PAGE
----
But even with that, the annual cost of use — before insurance is factored in — is close to that of the competing Dexcom CGM.
Estimated total: $6,400 per year, or $533 a month.
The Eversense system is covered by Aetna, Cigna, Humana, and BCBS of Illinois. Medicare announced coverage starting in 2020.
Ascensia launched a new patient assistance program in July 2021.
Under the program, eligible patients starting or continuing on with the Eversense CGM pay the first $100 of their out-of-pocket costs but then Ascensia covers up to $300 of the remaining balance, for each 90-day sensor. Any additional costs are the user’s responsibility. Overall, Ascensia says the program can potentially save someone up to $1,200 per year on their total Eversense CGM out-of-pocket costs for the 90-day sensors. You can find out more about this financial assistance program here.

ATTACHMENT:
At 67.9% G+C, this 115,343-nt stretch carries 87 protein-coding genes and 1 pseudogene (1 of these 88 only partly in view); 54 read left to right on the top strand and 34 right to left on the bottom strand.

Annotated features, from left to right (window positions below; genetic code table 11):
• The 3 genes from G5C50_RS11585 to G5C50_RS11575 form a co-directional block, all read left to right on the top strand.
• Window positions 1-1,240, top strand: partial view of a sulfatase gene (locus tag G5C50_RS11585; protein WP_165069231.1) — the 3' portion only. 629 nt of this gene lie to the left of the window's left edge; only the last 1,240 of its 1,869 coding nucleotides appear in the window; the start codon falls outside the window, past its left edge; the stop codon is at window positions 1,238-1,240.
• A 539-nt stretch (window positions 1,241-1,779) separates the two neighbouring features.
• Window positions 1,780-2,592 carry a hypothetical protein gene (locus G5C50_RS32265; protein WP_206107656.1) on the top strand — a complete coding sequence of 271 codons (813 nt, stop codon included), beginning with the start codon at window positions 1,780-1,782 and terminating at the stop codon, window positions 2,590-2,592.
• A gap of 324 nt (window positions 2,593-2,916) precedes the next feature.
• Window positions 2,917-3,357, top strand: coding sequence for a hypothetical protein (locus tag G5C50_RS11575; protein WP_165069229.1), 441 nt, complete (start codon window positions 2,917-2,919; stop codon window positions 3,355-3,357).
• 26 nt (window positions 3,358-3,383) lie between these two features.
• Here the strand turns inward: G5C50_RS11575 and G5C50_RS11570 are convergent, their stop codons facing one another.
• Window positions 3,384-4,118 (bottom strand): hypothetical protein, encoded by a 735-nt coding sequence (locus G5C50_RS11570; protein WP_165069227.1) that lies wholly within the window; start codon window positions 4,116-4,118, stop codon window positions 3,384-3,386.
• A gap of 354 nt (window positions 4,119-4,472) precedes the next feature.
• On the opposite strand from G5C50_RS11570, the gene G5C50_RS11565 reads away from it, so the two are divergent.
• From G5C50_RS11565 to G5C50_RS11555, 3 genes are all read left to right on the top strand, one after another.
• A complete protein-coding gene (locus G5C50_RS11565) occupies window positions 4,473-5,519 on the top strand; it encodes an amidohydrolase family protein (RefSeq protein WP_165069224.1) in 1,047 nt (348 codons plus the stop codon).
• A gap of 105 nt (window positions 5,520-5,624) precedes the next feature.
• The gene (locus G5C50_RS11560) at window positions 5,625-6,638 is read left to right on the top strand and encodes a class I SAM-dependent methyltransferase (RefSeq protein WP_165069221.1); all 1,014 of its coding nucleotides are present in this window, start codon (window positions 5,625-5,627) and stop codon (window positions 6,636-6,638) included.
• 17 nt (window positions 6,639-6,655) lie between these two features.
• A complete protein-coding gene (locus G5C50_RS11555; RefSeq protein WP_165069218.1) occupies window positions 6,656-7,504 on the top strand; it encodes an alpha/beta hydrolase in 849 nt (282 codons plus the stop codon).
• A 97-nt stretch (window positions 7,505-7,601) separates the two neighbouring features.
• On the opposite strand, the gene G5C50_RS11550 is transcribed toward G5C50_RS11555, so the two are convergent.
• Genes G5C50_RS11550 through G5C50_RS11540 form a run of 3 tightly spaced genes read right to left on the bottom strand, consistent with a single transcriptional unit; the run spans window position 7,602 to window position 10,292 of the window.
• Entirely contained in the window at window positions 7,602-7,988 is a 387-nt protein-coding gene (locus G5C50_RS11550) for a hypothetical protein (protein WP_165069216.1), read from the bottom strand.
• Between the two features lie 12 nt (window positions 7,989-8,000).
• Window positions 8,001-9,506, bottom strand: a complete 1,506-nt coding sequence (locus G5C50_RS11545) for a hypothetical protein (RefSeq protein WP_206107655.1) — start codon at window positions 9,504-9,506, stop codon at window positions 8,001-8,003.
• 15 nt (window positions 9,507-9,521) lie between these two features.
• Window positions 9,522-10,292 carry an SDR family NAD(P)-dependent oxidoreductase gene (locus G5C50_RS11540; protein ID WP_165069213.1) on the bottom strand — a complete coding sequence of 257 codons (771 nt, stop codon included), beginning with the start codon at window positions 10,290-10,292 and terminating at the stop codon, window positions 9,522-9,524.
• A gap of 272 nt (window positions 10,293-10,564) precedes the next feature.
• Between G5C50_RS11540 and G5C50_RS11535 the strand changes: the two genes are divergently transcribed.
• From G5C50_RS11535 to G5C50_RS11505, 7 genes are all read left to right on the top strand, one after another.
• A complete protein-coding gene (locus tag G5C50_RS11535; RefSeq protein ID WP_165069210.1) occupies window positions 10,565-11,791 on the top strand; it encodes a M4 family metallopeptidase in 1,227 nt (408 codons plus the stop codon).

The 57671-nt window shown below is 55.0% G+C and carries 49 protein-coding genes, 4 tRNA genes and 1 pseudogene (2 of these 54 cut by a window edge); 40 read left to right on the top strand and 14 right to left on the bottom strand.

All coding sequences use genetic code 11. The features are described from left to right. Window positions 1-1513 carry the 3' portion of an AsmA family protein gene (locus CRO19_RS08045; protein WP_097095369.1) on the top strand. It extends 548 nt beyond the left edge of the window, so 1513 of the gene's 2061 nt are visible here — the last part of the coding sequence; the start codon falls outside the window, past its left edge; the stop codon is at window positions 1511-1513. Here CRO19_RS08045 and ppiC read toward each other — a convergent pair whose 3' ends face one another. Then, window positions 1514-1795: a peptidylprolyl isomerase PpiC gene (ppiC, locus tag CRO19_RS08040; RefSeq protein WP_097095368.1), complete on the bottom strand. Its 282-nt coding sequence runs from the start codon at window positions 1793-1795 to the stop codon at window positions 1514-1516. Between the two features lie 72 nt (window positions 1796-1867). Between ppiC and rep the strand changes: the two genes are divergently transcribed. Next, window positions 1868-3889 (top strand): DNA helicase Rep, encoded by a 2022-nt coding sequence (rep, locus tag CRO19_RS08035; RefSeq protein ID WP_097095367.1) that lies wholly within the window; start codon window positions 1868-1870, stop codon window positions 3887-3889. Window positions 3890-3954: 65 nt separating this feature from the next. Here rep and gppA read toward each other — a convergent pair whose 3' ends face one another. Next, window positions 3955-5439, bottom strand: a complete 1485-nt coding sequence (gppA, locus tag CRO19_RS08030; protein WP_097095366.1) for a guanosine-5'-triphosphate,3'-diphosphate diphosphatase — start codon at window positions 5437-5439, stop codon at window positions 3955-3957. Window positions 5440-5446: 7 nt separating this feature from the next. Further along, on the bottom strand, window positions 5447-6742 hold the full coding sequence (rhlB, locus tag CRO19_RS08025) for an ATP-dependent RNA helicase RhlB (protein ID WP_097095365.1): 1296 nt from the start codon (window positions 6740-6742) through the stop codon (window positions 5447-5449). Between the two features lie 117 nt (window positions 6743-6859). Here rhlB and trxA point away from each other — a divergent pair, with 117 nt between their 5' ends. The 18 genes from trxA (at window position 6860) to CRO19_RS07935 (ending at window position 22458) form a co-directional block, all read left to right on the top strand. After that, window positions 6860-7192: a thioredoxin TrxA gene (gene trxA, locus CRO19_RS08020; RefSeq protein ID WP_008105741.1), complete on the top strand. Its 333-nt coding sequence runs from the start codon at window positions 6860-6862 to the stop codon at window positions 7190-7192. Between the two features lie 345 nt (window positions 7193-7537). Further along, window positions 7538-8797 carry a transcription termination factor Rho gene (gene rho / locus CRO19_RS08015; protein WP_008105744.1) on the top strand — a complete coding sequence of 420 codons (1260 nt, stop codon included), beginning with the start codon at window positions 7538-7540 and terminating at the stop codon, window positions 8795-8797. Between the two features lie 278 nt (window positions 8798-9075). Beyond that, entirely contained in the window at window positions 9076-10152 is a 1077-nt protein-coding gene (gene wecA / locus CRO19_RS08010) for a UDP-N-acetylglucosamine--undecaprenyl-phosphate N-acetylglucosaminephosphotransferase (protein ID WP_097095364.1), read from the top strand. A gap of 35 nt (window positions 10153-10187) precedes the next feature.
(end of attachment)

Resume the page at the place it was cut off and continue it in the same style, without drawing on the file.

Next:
Users seem to universally praise the accuracy they get with this system — including lack of dropped connection that is common with other CGMs. They’re also very enthusiastic about the vibrating alerts, that offer freedom from all those annoying beeps, and the flexibility that the removable transmitter provides.
For example, Megan Casey, a diabetes advocate who works at JDRF, told Beyond Type 1: “Before, with my CGMs, they would alert me with a ringtone. And when the audio alert would go off, letting me know my blood sugar was low or high, everybody in the room would know something was going on… Now, it’s really nice because with my Eversense, it vibrates on my arm, and I can turn off the audio alarm. I can discreetly treat a low blood sugar when I’m doing my training, and it doesn’t have to interrupt my life.”
Southern California-based physician assistant Nalani Haviland-Hunsaker shared: “My favorite feature of Eversense is the on-body vibe alerts. I consider myself a very active person and I’ve always been a water girl. The light, low-profile transmitter sits over the sensor on the upper arm and can be submerged in 1 meter of water for up to 30 minutes.”